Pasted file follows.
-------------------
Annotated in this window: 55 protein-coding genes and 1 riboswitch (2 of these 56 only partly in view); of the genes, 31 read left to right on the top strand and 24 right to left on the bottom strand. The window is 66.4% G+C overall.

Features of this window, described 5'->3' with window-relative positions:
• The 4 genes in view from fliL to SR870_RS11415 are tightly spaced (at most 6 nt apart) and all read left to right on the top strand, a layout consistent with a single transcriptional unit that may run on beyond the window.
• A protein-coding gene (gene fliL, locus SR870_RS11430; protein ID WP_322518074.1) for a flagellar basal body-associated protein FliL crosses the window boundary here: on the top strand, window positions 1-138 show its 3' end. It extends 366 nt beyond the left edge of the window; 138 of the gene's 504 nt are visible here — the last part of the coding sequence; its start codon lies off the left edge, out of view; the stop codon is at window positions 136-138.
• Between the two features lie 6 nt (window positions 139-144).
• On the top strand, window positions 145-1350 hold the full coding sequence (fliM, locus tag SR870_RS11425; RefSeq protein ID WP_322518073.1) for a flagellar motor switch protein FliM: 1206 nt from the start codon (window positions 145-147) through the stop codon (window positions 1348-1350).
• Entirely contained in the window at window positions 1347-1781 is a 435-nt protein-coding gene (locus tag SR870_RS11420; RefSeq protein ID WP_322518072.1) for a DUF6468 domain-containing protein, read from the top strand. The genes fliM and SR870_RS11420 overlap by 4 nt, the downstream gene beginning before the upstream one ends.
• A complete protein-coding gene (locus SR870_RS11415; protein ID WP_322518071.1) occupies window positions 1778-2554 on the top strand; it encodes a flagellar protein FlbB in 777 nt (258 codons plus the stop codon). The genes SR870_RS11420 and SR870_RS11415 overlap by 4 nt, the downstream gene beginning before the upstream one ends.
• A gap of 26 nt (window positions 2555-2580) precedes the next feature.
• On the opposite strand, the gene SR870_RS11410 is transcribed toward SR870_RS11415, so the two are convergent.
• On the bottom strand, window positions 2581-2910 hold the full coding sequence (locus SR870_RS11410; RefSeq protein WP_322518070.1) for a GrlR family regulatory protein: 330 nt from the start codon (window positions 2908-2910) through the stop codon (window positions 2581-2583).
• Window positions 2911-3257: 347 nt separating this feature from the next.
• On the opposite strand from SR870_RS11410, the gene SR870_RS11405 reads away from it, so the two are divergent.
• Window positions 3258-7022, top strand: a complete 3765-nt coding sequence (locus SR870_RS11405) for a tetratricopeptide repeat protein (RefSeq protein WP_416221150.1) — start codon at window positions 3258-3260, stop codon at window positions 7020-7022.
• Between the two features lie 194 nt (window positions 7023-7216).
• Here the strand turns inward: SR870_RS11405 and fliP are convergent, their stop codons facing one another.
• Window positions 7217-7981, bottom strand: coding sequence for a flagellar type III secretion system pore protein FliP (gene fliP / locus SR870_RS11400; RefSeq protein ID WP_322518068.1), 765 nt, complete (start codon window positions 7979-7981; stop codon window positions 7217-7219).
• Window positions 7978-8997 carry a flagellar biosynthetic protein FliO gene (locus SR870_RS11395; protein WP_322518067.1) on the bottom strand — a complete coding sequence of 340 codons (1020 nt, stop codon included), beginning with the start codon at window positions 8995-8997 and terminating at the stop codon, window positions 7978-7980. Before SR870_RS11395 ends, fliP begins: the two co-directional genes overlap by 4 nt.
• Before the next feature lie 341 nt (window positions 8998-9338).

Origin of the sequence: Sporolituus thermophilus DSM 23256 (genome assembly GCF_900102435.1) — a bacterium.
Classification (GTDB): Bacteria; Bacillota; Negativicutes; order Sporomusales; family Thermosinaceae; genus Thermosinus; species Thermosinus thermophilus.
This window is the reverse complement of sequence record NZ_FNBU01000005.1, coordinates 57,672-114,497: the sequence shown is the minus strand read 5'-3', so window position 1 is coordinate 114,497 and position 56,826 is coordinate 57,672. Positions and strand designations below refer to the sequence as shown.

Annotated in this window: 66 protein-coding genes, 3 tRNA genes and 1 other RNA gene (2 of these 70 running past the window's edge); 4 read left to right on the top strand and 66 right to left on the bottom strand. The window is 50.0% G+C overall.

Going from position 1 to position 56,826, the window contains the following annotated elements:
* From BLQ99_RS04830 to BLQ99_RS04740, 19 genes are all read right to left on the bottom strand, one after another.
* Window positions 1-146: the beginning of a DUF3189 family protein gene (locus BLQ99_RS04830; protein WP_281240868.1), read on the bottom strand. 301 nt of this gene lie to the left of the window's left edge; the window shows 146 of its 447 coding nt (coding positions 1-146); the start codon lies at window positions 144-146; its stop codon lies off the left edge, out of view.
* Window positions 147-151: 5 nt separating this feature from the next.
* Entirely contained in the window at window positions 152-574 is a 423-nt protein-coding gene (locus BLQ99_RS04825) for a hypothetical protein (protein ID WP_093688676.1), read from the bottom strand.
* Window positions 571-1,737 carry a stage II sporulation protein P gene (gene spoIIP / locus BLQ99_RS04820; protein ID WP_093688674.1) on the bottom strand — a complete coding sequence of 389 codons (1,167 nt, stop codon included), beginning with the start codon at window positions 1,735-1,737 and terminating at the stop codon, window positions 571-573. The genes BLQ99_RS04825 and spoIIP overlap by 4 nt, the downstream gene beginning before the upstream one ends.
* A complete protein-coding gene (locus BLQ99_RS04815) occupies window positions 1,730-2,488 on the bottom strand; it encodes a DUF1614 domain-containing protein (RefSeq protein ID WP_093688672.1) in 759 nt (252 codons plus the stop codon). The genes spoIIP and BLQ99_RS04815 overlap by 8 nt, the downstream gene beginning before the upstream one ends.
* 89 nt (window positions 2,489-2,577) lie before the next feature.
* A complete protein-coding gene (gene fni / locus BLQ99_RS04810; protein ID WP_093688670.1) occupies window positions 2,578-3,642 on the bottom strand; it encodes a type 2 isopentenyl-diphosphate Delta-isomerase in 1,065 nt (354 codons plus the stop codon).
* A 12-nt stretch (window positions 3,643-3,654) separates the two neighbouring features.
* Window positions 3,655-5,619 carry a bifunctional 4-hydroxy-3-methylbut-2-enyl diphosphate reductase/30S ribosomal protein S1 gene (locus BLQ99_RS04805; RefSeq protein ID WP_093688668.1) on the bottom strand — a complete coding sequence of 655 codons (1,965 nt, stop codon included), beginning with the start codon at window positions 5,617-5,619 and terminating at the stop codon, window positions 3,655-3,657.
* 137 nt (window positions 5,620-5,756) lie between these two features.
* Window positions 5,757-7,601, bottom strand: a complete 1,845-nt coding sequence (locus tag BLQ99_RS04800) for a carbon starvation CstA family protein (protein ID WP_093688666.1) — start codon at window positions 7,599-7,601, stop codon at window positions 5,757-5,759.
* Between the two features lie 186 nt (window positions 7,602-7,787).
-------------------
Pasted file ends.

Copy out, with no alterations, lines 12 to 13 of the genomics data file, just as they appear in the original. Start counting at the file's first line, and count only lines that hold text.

• Window positions 2911-3257: 347 nt separating this feature from the next.
• On the opposite strand from SR870_RS11410, the gene SR870_RS11405 reads away from it, so the two are divergent.